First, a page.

While there may be obvious, acceptable, or reasonable explanations as to why certain businesses sell faster than others, we discover that sometimes the seller poses the greatest threat to a closing. In this article we will outline some of the most common problems linked to the seller.
Sellers usually have established relationships with an accountant, attorney, and personal advisor; a broker is perceived as an outsider with limited influence. Additionally, because broker’s services are free until closing, it may be assumed to have a limited value despite the broker’s expertise in ownership transfer.
While constructive advice and guidance are great assets, especially when someone is paid good money for it, the cumulative effect of “too many chefs in the kitchen” can slow or stop the sale process, introduce unnecessary noise to the transaction process, or even bring forth dead wrong advice. It is the broker’s responsibility to keep the deal in perspective, to be reactive to changing dynamics, and to offer creative responses to enhance the deal.
Sellers tend forget they are the final decision makers! They must realize that even when paying top dollar for advice, a chance exists that their advisors might be wrong.
Mark McCormack, an attorney and author of the book “The Terrible Truth About Lawyers” (Beech Tree Books, 1987), points that “… the overwhelming majority of what lawyers do takes too long and costs too much – because incentives for lawyers to be slow, contentious, and long-winded, are built right into the system…”.
In business brokerage context, we frequently see comprehensive, clear, and well drafted contracts tossed aside as an overplaying lawyer insists on a new contract full of legal mumbo jumbo and deal-killing contingencies.
Brokers can pronounce a good deal dead upon arrival when lawyers are allowed to do the deal rather than simply formulate it. When a lawyer starts making suggestions on the business aspects of a deal McCormack suggests to clients to give the following reply “WHO THE HELL ASKED YOU????”. Brokers and lawyers may often have a conflict of interest as brokers concentrate on results while lawyers concentrate on the process. This is the time for brokers to keep all parties focused on the deal, and on its timetables and deadlines.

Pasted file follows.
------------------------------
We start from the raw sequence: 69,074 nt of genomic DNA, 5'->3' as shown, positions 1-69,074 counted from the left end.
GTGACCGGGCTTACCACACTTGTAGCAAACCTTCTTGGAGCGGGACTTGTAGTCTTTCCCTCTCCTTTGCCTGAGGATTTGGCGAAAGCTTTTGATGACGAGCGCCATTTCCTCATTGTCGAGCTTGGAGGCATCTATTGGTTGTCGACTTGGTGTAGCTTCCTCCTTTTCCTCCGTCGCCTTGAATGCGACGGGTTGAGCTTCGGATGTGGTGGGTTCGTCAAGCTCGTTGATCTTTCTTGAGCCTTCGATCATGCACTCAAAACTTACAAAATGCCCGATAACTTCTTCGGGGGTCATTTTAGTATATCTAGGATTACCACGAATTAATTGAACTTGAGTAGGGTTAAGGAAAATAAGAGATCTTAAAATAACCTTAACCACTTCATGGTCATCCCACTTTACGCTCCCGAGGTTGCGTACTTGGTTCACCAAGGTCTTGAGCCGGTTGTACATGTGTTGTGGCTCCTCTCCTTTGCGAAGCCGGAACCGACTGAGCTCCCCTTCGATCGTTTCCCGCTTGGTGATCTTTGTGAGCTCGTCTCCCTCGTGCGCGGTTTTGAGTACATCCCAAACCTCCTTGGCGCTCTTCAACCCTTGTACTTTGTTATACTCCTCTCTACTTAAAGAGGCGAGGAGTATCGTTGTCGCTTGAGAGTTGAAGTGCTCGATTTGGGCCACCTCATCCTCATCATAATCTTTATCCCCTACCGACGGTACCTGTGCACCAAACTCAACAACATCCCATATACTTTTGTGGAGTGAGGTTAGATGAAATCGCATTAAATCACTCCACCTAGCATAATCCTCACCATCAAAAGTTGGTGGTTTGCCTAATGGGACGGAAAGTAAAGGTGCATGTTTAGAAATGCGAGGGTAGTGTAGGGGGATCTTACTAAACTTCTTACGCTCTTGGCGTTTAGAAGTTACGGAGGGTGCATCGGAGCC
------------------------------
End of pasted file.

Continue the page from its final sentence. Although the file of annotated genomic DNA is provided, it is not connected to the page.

Sellers know themselves and their business best. Adopting a “you didn’t ask – so I won’t tell” approach regarding material information that might adversely affect the integrity of the business and its ability to secure financing should be disclosed to prevent mistrust and destroy goodwill. For example, we recently experienced a situation with a $20M business where the seller’s foul play from 15 years ago killed a “deal made in heaven” because the buyer was upset they were not disclosed that information by seller. The information surfaced three months into the process and although it had nothing to do with the business; however, due to the large amount at stake the buyer felt that the deal’s integrity was substantially damaged.
It is highly probable that a buyer will eventually discover undisclosed information during their due diligence which leads to suspicion, re-negotiation or withdrawal of the offer. Failure to include or mention material information, deliberately or accidentally, reflects on the broker’s reputation. Brokers should take their time to study their listings to the fullest degree to avoid this pitfall.
Catalyst Business Brokers operates in South Florida, and sometimes it seems that in this market we are one of the few companies that actually pays true taxes. It feels like everybody has multiple books….
Too often we encounter internally generated financial information that resembles a Christmas wish list that later is found to be vastly d